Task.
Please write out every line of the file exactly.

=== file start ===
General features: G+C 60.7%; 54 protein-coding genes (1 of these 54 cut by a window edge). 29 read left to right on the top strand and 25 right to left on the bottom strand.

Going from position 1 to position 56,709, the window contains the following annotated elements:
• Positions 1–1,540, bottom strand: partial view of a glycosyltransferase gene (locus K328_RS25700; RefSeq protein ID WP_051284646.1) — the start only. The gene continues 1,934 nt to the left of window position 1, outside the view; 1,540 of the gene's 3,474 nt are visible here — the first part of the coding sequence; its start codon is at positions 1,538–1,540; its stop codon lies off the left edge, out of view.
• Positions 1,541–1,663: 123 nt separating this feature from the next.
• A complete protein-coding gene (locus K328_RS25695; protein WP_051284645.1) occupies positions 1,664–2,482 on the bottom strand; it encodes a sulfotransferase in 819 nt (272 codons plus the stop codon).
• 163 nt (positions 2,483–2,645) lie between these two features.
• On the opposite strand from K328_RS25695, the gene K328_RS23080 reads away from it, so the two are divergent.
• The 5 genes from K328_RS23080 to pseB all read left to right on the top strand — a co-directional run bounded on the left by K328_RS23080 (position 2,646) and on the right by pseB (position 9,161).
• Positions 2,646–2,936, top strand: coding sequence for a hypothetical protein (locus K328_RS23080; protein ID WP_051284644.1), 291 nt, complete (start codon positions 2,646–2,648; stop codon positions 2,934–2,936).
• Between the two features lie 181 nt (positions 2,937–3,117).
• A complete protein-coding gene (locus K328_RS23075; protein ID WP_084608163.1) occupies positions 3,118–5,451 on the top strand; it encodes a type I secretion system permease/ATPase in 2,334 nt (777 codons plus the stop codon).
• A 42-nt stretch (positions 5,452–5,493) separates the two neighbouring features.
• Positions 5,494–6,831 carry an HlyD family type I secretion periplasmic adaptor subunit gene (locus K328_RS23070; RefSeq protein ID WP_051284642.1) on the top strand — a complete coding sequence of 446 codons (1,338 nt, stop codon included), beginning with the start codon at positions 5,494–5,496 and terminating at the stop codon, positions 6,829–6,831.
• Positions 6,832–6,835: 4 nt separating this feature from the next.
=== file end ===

General features: G+C 60.7%; 54 protein-coding genes (1 of these 54 cut by a window edge). 29 read left to right on the top strand and 25 right to left on the bottom strand.

Going from position 1 to position 56,709, the window contains the following annotated elements:
• Positions 1–1,540, bottom strand: partial view of a glycosyltransferase gene (locus K328_RS25700; RefSeq protein ID WP_051284646.1) — the start only. The gene continues 1,934 nt to the left of window position 1, outside the view; 1,540 of the gene's 3,474 nt are visible here — the first part of the coding sequence; its start codon is at positions 1,538–1,540; its stop codon lies off the left edge, out of view.
• Positions 1,541–1,663: 123 nt separating this feature from the next.
• A complete protein-coding gene (locus K328_RS25695; protein WP_051284645.1) occupies positions 1,664–2,482 on the bottom strand; it encodes a sulfotransferase in 819 nt (272 codons plus the stop codon).
• 163 nt (positions 2,483–2,645) lie between these two features.
• On the opposite strand from K328_RS25695, the gene K328_RS23080 reads away from it, so the two are divergent.
• The 5 genes from K328_RS23080 to pseB all read left to right on the top strand — a co-directional run bounded on the left by K328_RS23080 (position 2,646) and on the right by pseB (position 9,161).
• Positions 2,646–2,936, top strand: coding sequence for a hypothetical protein (locus K328_RS23080; protein ID WP_051284644.1), 291 nt, complete (start codon positions 2,646–2,648; stop codon positions 2,934–2,936).
• Between the two features lie 181 nt (positions 2,937–3,117).
• A complete protein-coding gene (locus K328_RS23075; protein ID WP_084608163.1) occupies positions 3,118–5,451 on the top strand; it encodes a type I secretion system permease/ATPase in 2,334 nt (777 codons plus the stop codon).
• A 42-nt stretch (positions 5,452–5,493) separates the two neighbouring features.
• Positions 5,494–6,831 carry an HlyD family type I secretion periplasmic adaptor subunit gene (locus K328_RS23070; RefSeq protein ID WP_051284642.1) on the top strand — a complete coding sequence of 446 codons (1,338 nt, stop codon included), beginning with the start codon at positions 5,494–5,496 and terminating at the stop codon, positions 6,829–6,831.
• Positions 6,832–6,835: 4 nt separating this feature from the next.